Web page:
We were welcomed warmly by the office staff and signed in. Making our way to the teacher we are working with. I need to refer to him as “The Teacher” due to sensitivities. I was struck how “normal” the school is. That is how similar it is to my Daughter’s school in the Chicago ‘burbs. Living on the edge of the continent! The Teacher’s classroom has two areas, a classic “desk area” at the front and lab tables at the back with a clear space. Today we were covering the experiential learning component of the curriculum with students carrying out at exercise designed to understand how data is distributed over a geographic area. We saw 5 classes experience the same class (The Teacher teaches all science classes for 8th grade.
It was fantastic watching the students interact and learn as well as the diversity of learning styles. In some of our downtime I had the privilege of talking to The Teacher about native weather knowledge, something I aim to learn more about on this trip. He emphasized how important winds are to the Iñupiat people when they are out on the ice hunting (yes.. on the ice…) If the winds blow to hard on-shore the ice presses together and ridges. If the wind blows too hard off-shore the ice pulls apart and forms voids. The person in charge of the hunt keeps a careful eye on the winds and when they sense that there is a change coming it is time to go!
Time flies when you are teaching fun! The day was soon over giving Meridith and John some time to discuss lessons learned with The Teacher. It was great watching education specialists going deep into how students learn. I was also in awe of the packed schedule at the school! I don’t think I would be so erudite after teaching 5+ back-to-back classes! Back in a taxi to the Hotel, dinner and debrief, a quick workout (after basically sitting all day) and its time for blog and bed!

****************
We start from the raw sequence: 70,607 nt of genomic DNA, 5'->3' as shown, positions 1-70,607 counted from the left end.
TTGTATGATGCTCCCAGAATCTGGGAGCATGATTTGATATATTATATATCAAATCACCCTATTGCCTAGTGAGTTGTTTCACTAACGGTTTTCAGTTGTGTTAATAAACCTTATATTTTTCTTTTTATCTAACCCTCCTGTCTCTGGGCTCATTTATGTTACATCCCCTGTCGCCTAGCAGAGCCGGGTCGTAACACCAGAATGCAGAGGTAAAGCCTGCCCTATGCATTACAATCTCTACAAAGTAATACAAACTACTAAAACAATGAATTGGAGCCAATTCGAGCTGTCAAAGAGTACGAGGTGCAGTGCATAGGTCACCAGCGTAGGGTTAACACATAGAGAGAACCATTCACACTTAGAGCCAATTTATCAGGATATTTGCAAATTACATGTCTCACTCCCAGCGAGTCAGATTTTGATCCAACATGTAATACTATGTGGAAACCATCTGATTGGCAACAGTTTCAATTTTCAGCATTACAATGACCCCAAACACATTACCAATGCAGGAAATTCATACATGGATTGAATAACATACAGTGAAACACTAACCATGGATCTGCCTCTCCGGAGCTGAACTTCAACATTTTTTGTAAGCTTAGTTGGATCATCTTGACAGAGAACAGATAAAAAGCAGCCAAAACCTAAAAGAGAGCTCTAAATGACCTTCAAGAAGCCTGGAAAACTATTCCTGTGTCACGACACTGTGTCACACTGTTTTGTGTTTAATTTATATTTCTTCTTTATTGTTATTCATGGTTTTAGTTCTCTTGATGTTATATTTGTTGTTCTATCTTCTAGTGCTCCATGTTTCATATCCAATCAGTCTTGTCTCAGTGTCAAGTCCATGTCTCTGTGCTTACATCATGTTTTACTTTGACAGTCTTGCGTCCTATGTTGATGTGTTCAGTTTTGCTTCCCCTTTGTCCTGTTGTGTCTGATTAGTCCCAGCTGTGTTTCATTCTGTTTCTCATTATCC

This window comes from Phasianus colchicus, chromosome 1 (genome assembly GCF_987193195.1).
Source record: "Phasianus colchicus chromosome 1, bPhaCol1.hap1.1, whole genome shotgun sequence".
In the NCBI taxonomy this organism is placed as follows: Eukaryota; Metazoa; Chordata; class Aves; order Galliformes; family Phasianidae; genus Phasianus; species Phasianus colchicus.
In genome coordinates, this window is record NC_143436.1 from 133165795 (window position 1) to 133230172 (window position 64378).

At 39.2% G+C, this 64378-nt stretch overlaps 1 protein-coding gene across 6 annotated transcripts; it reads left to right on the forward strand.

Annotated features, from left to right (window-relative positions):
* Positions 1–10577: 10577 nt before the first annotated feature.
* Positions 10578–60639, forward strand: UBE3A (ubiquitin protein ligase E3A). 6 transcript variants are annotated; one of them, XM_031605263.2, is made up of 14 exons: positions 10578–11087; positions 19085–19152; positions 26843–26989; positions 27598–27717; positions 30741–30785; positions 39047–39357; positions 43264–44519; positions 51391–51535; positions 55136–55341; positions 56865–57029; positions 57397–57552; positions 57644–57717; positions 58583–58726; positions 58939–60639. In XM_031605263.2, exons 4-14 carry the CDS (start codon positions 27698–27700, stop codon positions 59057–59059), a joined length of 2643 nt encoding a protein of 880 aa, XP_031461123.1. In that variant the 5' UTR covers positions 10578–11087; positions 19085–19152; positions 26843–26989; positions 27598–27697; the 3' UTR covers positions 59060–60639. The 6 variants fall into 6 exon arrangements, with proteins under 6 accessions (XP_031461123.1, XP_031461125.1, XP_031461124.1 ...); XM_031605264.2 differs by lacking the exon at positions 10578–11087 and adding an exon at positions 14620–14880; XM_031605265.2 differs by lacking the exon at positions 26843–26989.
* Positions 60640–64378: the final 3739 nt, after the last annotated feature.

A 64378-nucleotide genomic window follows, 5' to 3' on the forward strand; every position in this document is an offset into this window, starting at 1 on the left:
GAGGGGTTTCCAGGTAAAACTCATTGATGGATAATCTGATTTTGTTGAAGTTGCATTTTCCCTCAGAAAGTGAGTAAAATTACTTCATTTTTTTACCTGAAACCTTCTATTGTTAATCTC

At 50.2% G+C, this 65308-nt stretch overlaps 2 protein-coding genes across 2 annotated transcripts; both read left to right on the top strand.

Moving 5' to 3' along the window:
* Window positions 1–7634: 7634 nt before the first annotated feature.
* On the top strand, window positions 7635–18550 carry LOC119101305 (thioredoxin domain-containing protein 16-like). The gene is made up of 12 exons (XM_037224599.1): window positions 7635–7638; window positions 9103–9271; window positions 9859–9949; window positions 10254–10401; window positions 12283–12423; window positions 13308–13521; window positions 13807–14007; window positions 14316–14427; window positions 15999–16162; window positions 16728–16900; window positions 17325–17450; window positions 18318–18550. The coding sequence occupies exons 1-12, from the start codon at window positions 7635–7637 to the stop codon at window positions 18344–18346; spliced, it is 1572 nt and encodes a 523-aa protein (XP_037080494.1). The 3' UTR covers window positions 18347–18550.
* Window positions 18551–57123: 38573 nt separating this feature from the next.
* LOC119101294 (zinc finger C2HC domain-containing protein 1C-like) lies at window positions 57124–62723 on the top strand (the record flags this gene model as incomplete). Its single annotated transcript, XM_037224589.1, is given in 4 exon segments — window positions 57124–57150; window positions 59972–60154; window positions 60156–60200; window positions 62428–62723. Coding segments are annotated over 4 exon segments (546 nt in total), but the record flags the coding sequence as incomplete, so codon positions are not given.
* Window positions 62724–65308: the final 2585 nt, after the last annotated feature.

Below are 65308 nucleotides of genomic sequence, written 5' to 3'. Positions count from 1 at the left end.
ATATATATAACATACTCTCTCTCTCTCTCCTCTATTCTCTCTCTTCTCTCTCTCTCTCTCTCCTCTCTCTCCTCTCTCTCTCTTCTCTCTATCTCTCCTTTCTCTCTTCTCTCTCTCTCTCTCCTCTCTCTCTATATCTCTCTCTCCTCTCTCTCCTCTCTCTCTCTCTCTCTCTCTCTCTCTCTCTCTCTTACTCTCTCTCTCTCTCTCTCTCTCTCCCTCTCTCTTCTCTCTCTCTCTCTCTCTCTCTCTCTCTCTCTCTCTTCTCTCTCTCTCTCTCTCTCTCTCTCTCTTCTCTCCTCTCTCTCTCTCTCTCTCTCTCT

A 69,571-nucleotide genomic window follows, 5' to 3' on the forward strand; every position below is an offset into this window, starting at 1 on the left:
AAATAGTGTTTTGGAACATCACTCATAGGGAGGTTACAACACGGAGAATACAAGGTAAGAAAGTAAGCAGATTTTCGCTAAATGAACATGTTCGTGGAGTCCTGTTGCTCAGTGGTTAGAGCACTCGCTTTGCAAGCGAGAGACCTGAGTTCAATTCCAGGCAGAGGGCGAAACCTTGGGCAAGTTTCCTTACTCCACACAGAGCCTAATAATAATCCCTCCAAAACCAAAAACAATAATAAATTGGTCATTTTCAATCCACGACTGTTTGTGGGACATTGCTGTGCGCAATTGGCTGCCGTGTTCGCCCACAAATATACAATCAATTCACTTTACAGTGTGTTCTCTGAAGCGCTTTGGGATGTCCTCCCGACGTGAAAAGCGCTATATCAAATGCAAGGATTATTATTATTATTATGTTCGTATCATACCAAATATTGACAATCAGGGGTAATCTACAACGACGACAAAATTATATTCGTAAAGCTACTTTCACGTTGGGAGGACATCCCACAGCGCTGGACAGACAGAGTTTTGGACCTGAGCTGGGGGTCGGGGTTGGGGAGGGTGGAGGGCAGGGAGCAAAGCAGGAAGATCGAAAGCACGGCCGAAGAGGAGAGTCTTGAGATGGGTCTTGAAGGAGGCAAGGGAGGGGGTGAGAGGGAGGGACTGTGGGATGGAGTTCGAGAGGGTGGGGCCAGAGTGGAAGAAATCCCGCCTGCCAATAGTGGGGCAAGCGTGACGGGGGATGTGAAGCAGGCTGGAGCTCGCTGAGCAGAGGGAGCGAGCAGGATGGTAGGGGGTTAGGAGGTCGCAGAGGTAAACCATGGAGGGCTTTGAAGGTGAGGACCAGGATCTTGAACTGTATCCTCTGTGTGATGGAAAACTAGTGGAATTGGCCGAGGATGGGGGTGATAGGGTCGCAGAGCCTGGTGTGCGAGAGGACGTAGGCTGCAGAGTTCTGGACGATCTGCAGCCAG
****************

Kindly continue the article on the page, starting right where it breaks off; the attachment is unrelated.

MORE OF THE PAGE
It’s 5:35am in the morning, it is dark, but this is just a construct. Because it is 8:35am in Chicago and “light” is from around 11am to 1am, a twilight I now call day, it really makes no difference. We arrived at noon yesterday and this gave us a fantastic opportunity to become aquatinted with our temporary home and to understand a bit more about the community we are working in and the environment is which they live.
Honestly, I was bracing myself for it to be much darker that it was! The twilight gives you a very nice pre-sunrise light, plenty to see a lot of detail. There is a constant layer of blowing snow (which plays havoc with ARM instrumentation) which made flash photography very challenging. After checking into our hotel (aptly named Top of The World) and grabbing lunch we kitted up and explored. Utqiagvik (Barrow) sits on Arctic tundra, too cold for trees to survive hear. The tundra has a layer of permafrost, a layer of soil that does not melt over the summer. So buildings are built on short stilts. I still need to get my head around Arctic meteorology (one reason why ARM is here: it is hard!) but we are getting a mix of light snow and blowing snow from some thin liquid layer clouds. Fascinating given the Beaufort Sea is completely frozen over.
We walked to the local store and did the very touristy thing of looking at the prices of produce. Things are expensive as everything is flown in. A nice aspect of Utqiagvik is the food, plenty of options. We caught a cab to Sammy and Lee’s for some Chinese food. There were pictures of the family all around the place. Very homely, you can see there is a sense of community in this, the northernmost outpost of the United States of America. Sea to Frozen Sea!